I don't worry about focus with the contact sheet. Only if it looks like a interesting photo in the tiny size. And I shoot, on average, about one roll a week. The cost of one 8-1/2 x 11 print a week is not prohibitive.


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#6 Steve Ricoh

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Posted 14 September 2017 - 14:20

In making thumbnails for a contact sheet you put the negs directly onto the static rich glass platen, which then only allows the use of the lowest quality scanning lens (making judging thumbnail focus far more difficult), and when the large image is inverted you have lots and lots of black, which with anything other than a potato printer is going to cost a fortune in ink. I don't know whether to leave that as a statement or a question?


Static rich glass platen, does it charge in use or is it the nature of the glass compound. Way round this - wipe with anti-static cloth I guess.
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Posted 14 September 2017 - 16:29

Static rich glass platen, does it charge in use or is it the nature of the glass compound. Way round this - wipe with anti-static cloth I guess.

I do that before I use the scanner each time.


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Posted 14 September 2017 - 17:45

Static rich glass platen, does it charge in use or is it the nature of the glass compound. Way round this - wipe with anti-static cloth I guess.

 

This type of cloth is on my must have list. Nothing cleans glass like it. I use it to polish mirrors, monitor screens, etc. No chemicals, just sprinkle a few drops of water and wipe down.

 

https://www.amazon.c...e?ie=UTF8&psc=1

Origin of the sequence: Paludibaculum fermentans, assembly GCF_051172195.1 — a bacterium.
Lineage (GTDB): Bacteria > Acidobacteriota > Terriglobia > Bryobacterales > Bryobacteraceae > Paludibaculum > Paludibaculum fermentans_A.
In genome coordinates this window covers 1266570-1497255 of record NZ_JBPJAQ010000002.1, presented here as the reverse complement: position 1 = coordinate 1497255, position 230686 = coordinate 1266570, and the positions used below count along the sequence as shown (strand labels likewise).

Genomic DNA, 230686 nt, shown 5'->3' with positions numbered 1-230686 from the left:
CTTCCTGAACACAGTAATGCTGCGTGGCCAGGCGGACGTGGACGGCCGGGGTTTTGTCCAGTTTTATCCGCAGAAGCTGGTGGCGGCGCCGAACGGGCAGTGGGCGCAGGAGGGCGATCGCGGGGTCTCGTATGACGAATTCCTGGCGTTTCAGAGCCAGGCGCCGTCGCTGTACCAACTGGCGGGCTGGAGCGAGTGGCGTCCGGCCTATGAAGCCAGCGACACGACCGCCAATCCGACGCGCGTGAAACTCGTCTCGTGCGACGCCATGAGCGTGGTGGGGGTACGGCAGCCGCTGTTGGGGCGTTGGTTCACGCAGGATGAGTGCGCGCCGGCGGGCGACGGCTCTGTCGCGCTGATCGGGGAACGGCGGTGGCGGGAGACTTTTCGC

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Posted 14 September 2017 - 21:30

In making thumbnails for a contact sheet you put the negs directly onto the static rich glass platen, which then only allows the use of the lowest quality scanning lens (making judging thumbnail focus far more difficult), and when the large image is inverted you have lots and lots of black, which with anything other than a potato printer is going to cost a fortune in ink. I don't know whether to leave that as a statement or a question?

 

I don't have any issue with dust as they go straight from drying, cut and then placed in the scanner bed after wiping with the cloth I use. As far as the focusing, it's not an issue as they look good enough to decide which are candidates for hi res scanning. 

 

Im not sure what you mean about the scanner using the lowest quality scanning lens? There are two lenses in the Epson 850 and as far as I know, one is used when scanning reflective material and the other is for negatives or transparencies.

 

As far as ink used to create the printed contact sheet, it's a cost saver compared to the cost charged by labs, not to mention the convenience.

 

and Steve Rocoh, you do not see the sides of the film when they are in the holders.


Edited by Avatar, 14 September 2017 - 21:30.

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#10 pico

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Posted 14 September 2017 - 22:35

My practice is to never use contact prints - ever. A negative will show promise on its own.  Of course if your work is serial documentary work, my peculiar approach is not pertinent. How many of us are serial documentary photographers?

 

I have a couple of these for 35mm. Not necessary with larger formats. The device allows magnified view of each 35mm negative and an edge punch to mark those for attention, usually in the darkroom.

 

The other frames go into the bin.

.


Edited by pico, 14 September 2017 - 22:38.